The U.S. Department of Labor considers the minimum job requirements for a position—not the people who hold those jobs—when determining whether the employees are nonexempt, hourly workers or exempt under the Fair Labor Standards Act ().
If you hire overqualified applicants, their training and experience doesn’t transform the job from hourly to exempt.
Recent case: A group of utilization review employees for Centene Co. brought an FLSA collective action lawsuit to recover unpaid overtime wages. Their jobs consisted of reviewing medical authorization requests submitted by health care providers to verify medical necessity and the appropriate level of care for insurance coverage and payment purposes.
The employees are nurses and the minimum standard for being hired is training as a licensed vocational nurse, which requires completion of a year-long program. Centene also employed registered nurses, including some with bachelor’s degrees in nursing.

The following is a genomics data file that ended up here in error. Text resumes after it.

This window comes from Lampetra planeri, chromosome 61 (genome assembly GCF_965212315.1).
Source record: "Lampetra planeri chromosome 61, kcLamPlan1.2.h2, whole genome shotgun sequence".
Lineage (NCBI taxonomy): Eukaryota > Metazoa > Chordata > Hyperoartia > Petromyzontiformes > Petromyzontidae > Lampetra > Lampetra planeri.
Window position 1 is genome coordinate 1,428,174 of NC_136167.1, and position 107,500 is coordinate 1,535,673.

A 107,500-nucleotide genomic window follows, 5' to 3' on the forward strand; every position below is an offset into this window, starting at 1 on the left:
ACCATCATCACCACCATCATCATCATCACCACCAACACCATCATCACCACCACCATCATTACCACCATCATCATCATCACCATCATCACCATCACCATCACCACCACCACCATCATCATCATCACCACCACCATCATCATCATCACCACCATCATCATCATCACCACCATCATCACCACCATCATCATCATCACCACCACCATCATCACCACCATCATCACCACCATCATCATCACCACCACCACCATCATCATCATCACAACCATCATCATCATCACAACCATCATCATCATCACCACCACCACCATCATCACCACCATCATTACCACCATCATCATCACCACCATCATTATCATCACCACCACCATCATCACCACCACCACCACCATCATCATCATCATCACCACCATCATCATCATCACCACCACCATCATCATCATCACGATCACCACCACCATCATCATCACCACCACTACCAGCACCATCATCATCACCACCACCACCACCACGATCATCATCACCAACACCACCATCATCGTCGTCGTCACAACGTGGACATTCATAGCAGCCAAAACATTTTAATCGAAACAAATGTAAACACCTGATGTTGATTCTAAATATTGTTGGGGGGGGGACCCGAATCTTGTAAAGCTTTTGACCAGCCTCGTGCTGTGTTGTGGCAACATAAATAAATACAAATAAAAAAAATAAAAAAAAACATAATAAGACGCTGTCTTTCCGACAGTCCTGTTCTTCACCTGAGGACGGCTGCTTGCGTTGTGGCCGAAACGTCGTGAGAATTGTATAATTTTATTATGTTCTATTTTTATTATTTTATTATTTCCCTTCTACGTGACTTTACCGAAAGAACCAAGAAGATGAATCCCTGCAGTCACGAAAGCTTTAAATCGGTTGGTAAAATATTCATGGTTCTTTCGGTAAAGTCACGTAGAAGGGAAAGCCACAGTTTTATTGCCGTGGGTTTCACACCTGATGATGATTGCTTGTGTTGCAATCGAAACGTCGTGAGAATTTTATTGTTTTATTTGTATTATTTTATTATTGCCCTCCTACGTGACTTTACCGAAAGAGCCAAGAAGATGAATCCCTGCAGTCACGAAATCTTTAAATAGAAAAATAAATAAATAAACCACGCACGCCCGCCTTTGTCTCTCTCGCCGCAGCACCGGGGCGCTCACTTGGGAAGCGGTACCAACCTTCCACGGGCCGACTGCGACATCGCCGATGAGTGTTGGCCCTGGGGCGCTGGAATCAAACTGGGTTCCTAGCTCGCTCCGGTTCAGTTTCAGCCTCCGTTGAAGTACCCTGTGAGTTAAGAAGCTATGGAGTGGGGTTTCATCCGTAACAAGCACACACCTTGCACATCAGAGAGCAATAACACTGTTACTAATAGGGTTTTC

The company argued the nurses fit into the FLSA’s learned professional exemption because they have “advanced knowledge customarily acquired by a prolonged course of specialized intellectual instruction,” a requirement for that exemption.
The court disagreed, at least as far as the licensed practical nurses were concerned. And because that was the minimum job requirement, the fact that the company also employed registered nurses was irrelevant. It isn’t the education the employee has that counts, but the job they perform. (Clark, et al., v. Centene, No. 12-CA-174, WD TX, 2014)